Saving the deposit for your first home can seem like a daunting task, but it doesn’t have to be that way. Start putting these four tips into action and you’ll find yourself in a position to hand over a deposit sooner than you think.

1. Be realistic about where you’re going to start

Before you even get to the point of looking at properties to buy, it’s wise to sense check the price brackets you’re looking at.

Wendy Brown, Head of Broker Home Loans at Macquarie’s Banking and Financial Services Group, says you don’t have to have it all, straight away.

“It’s smart to think long and hard about where you’re happy to start, rather than where you want to end up,” says Brown.

“A lot of people want to purchase a property similar to the one they grew up in,” she says.

“But you shouldn’t feel like you have to buy your ‘forever’ home straight away.”

2. Develop good saving habits early on

There are many things that can help first-home buyers save for a deposit (20% of the purchase price if you want to avoid paying Lenders Mortgage Insurance), and no doubt you’re already doing many of them:

  • Have a separate, high-interest account to put savings into, and set up regular automated payments.
  • Pay off credit cards, loans and hire purchase agreements.
  • Create a savings plan.
  • Use a budget planner and track all of your purchases to identify where you’re overspending.
Ultimately, the lender wants to see you're a good candidate for a loan and have confidence in your capacity to pay it off.

“It’s important to be able to demonstrate to a lender you’re good with money,” says Brown.

“Being in the habit of saving regularly not only builds up your deposit amount, but it also shows really good behaviour, which is what lenders look for when assessing your capacity to repay a loan.”

3. Save more – by pretending you already own a home

But as well as taking the steps above, savvy savers plan their finances as if they already own a home.

Mortgage repayments could be significantly more than your rent, and home ownership comes with a whole array of other costs – from council rates to maintenance – that you don’t incur when renting.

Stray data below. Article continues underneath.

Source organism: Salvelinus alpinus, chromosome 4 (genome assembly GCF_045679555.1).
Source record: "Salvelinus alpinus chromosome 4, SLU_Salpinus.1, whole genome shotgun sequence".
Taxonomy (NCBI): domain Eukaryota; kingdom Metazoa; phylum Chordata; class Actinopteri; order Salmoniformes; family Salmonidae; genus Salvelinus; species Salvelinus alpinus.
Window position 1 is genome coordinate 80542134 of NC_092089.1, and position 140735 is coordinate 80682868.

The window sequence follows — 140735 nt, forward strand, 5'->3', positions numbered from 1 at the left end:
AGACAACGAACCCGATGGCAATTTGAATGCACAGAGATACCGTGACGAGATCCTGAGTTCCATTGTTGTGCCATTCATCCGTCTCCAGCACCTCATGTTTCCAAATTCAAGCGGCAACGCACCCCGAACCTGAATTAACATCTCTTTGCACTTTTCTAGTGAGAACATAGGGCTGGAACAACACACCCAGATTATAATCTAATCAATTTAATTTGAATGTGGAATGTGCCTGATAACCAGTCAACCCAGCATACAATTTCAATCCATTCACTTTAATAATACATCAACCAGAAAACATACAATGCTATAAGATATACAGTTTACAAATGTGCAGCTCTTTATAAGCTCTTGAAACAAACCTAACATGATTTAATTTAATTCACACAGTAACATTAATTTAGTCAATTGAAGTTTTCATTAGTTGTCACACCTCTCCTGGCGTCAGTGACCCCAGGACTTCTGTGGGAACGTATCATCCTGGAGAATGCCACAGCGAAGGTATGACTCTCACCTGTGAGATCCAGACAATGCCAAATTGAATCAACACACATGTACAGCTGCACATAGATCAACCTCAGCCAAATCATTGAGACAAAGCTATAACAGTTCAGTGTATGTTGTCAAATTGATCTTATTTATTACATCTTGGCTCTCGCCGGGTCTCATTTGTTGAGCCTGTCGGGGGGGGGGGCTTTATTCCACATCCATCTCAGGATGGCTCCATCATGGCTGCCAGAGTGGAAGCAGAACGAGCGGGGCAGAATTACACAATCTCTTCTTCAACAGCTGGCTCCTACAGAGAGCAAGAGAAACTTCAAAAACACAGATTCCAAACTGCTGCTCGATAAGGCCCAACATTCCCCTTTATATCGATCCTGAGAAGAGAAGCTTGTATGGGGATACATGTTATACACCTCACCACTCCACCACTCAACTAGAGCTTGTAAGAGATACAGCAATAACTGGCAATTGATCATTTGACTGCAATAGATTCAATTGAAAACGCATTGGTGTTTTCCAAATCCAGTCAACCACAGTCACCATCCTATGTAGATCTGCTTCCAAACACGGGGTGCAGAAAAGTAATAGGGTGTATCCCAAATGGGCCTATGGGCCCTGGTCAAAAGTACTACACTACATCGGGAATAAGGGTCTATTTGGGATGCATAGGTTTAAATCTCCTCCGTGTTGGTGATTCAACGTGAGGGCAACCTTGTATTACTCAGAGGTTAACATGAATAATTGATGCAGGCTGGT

Configure your monthly budget as if you had these additional expenses. Not only will it help you get used to the budget you’ll need to live on when you own a home, it will also help you fast-track your savings.

“Look at your month’s spending,” says Brown. “If you had the home loan repayments to make and all of the other expenses that come with homeownership, what would you have to change?

“It helps identify the things you are actually willing to sacrifice, as opposed to the things you theoretically think you can live without. It’s also a great way to start setting money aside for a deposit.”

When it comes to credit cards, it's all about your limit - even if you have a zero balance.

4. Understand what lenders are looking for when assessing  applications

When you get to the point of applying for pre-approval, and then a home loan, lenders will evaluate your application in a number of ways. Following the advice above will not only serve you well in terms of saving a deposit, it will also display strong financial behaviours, too.

“Ultimately, the lender wants to see that you’re a good candidate for a loan and have confidence in your capacity to pay it off,” says Brown.

This can influence the interest rate a lender may offer you, or even whether they offer you a home loan at all.

“While a windfall – be it a tax return or a cash gift from your parents – may go towards a deposit, it doesn’t show you’re in the habit of saving.

“So it’s good to have demonstrable positive habits, as well.”

Another element Brown recommends you review if you’re saving for a home deposit is your use of credit – be it credit cards, in-store credit or payment plans.

You shouldn't feel like you have to buy your 'forever' home straight away.

“When it comes to credit cards, it’s all about your limit. Even if you have a zero balance, a $10,000 limit is viewed as you having $10,000 of accessible credit. If you can do without a credit card, cancel it.

“Lenders will also look at other behavioural indicators, such as using in-store credit and instalment plans. If you’re using these now, lenders will assume you’ll continue using them after you have your home loan.

“It’s a crucial time to get into the right habits – both to save your deposit in the first place and also prove to your lender you’re low risk in terms of your propensity to repay the loan.”

Key takeaways

  • Be realistic about the type of property you’re happy to start in.
  • Aim for a 20% deposit to avoid Lenders Mortgage Insurance.
  • Fast track your savings by behaving as if you already own a home.
  • Establish good behaviours that will demonstrate your capacity to meet loan repayments.
  • Cancel any unused credit cards, and avoid making purchases on instalment plans.

To make your first home-buying experience as easy as possible, talk to a Macquarie home loan specialist on 13 62 27.

New clients

Monday to Friday 8am – 6pm (Sydney time)

13 62 27

Existing clients

Monday to Friday 9am – 5pm (Sydney time)

1800 007 722

Help and support

Visit our online Help Centre.

Additional information

Unless stated otherwise, this information has been prepared by Macquarie Bank Limited ABN 46 008 583 542 AFSL and Australian Credit Licence 237502 and does not take into account your objectives, financial situation or needs. You should consider whether it is appropriate for you. All applications are subject to Macquarie's standard credit approval criteria.